William H. Sherman Dead
He Died Of Cancer At Chicago On Sunday
He Was Born at Red Bank and Had Lived Here All His Life-Engaged in the Ice Business For Many Years
William H. Sherman, Sr., a life-long resident of Red Bank, died on Sunday at Chicago, where he had gone to undergo treatment for cancer of the face. He had been troubled with cancer for some time. He underwent an operation and recovered sufficiently to be around, but the trouble appeared again and nine weeks before his death he went to Chicago. He seemed to improve some at first under the treatment but a change for the worse took place and he gradually declined until his death. His wife and his daughter and her husband, Mr. and Mrs. Louis Y. Manning, were with him when he died.
Mr. Sherman was a son of Joseph Sherman and was born at Red Bank 58 years ago. The family at that time lived on Mechanic street. In 1866 Mr. Sherman married Sarah Matilda Davis, daughter of John Davis of Lincroft. She and three children survive him. The children are Mrs. Louis Y. Manning and Arthur P. and William H. Sherman, all of whom live at Red Bank. Mr. Sherman leaves also three brothers and two sisters. The brothers are Isaac P. Sherman and Joseph W. Sherman of Red Bank and Thomas Sherman of Lincroft. The sisters are Mrs. George W. Brown and Mrs. Harriet Walters of Seabright.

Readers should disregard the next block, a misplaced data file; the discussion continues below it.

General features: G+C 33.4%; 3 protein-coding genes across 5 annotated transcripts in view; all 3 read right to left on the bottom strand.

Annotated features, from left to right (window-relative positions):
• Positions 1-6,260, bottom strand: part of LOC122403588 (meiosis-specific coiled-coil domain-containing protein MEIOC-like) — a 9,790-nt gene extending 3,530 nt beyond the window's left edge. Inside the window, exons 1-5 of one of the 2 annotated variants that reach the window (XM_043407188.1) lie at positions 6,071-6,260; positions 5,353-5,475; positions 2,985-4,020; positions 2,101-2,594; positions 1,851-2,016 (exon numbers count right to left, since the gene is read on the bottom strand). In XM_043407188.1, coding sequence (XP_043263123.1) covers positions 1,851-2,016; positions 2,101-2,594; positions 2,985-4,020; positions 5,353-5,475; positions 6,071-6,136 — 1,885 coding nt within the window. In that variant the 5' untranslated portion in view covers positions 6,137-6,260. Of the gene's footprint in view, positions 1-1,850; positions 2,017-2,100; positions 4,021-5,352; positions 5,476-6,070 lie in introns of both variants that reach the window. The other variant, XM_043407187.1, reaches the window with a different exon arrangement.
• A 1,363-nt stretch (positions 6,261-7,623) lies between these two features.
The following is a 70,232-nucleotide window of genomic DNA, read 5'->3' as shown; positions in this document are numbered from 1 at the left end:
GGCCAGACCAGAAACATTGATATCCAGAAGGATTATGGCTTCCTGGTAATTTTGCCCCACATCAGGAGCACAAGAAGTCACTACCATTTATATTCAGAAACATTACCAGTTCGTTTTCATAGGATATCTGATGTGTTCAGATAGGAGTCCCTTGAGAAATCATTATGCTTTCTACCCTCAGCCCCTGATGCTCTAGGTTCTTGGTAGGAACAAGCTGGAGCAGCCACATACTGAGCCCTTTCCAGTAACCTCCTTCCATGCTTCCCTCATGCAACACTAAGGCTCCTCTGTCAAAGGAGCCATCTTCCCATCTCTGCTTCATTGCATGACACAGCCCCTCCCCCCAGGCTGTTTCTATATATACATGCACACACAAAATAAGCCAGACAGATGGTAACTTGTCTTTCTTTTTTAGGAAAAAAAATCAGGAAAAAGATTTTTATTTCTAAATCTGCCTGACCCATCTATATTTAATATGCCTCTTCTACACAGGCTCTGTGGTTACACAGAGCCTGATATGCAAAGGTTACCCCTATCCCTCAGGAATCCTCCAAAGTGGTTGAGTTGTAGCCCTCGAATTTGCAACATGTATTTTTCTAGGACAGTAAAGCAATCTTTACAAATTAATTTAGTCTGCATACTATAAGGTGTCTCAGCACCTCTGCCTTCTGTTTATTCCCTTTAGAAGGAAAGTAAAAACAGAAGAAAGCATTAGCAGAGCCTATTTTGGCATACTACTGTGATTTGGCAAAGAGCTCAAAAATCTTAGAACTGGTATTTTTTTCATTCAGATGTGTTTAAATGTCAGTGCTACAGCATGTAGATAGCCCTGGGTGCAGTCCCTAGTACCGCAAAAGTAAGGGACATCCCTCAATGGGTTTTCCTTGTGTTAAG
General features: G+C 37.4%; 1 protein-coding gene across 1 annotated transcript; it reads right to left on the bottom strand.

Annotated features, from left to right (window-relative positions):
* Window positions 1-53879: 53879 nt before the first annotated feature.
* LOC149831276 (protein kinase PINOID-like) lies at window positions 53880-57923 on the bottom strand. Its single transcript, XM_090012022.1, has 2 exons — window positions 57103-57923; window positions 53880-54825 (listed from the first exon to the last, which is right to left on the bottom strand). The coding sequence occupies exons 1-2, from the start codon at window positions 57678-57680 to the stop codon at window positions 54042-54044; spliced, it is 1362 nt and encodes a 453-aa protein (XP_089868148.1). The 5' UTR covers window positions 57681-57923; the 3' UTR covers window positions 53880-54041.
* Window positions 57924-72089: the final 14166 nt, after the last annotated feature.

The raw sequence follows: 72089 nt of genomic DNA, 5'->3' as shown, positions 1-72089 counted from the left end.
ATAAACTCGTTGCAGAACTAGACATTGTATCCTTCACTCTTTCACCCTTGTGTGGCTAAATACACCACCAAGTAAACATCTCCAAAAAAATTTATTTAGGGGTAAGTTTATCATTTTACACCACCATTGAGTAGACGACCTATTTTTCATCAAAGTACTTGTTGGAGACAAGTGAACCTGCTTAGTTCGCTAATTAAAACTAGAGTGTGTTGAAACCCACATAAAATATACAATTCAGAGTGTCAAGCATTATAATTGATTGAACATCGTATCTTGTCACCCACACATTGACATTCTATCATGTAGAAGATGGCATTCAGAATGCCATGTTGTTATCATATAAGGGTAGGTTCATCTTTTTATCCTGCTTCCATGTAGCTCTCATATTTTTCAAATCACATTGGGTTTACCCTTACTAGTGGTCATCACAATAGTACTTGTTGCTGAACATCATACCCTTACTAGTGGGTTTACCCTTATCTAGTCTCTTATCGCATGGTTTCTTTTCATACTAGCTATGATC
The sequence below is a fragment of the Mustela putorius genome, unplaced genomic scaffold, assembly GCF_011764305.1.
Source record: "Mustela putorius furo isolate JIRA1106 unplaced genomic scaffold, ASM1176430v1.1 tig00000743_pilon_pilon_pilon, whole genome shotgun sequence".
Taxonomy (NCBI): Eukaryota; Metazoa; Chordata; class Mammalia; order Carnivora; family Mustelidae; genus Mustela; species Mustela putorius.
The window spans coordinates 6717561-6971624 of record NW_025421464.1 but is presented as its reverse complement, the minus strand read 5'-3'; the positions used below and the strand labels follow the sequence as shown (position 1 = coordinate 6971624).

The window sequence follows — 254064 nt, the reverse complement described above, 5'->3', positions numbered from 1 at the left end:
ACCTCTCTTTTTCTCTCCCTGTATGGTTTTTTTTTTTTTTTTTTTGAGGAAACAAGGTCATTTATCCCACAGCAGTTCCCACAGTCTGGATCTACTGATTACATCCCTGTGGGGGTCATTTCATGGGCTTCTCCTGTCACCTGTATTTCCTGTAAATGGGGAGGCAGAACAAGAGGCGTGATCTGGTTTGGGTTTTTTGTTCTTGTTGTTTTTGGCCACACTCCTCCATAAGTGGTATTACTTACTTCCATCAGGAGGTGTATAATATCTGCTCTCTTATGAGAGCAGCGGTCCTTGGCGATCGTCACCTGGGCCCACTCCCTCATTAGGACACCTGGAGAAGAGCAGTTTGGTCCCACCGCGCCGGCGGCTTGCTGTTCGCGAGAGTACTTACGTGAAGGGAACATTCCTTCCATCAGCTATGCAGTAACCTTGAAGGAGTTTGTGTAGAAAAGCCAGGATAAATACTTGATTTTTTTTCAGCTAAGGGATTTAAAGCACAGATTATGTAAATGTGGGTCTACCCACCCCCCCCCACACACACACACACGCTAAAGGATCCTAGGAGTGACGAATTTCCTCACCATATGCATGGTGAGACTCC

Mr. Sherman had been engaged in the ice business at Red Bank nearly all his life and of late years he had managed the Red Bank branch of the Monmouth ice company. He had always been identified with the interests of the town and he was held in high esteem by a wide circle of friends. He was a veteran of the civil war, having served with Company F of the 29th regiment, and was a member of the Grand Army Post of Red Bank.
The funeral will be held to-morrow afternoon at two o'clock at the house. The service will be conducted by Rev. J. K. Manning of Trenton, and he will be assisted by Rev. W. B. Matteson of Red Bank. The body will be buried at Fair View cemetery. Members of Arrowsmith Post will act as bearers.
Source: Red Bank Register, Wednesday, Jan 29, 1902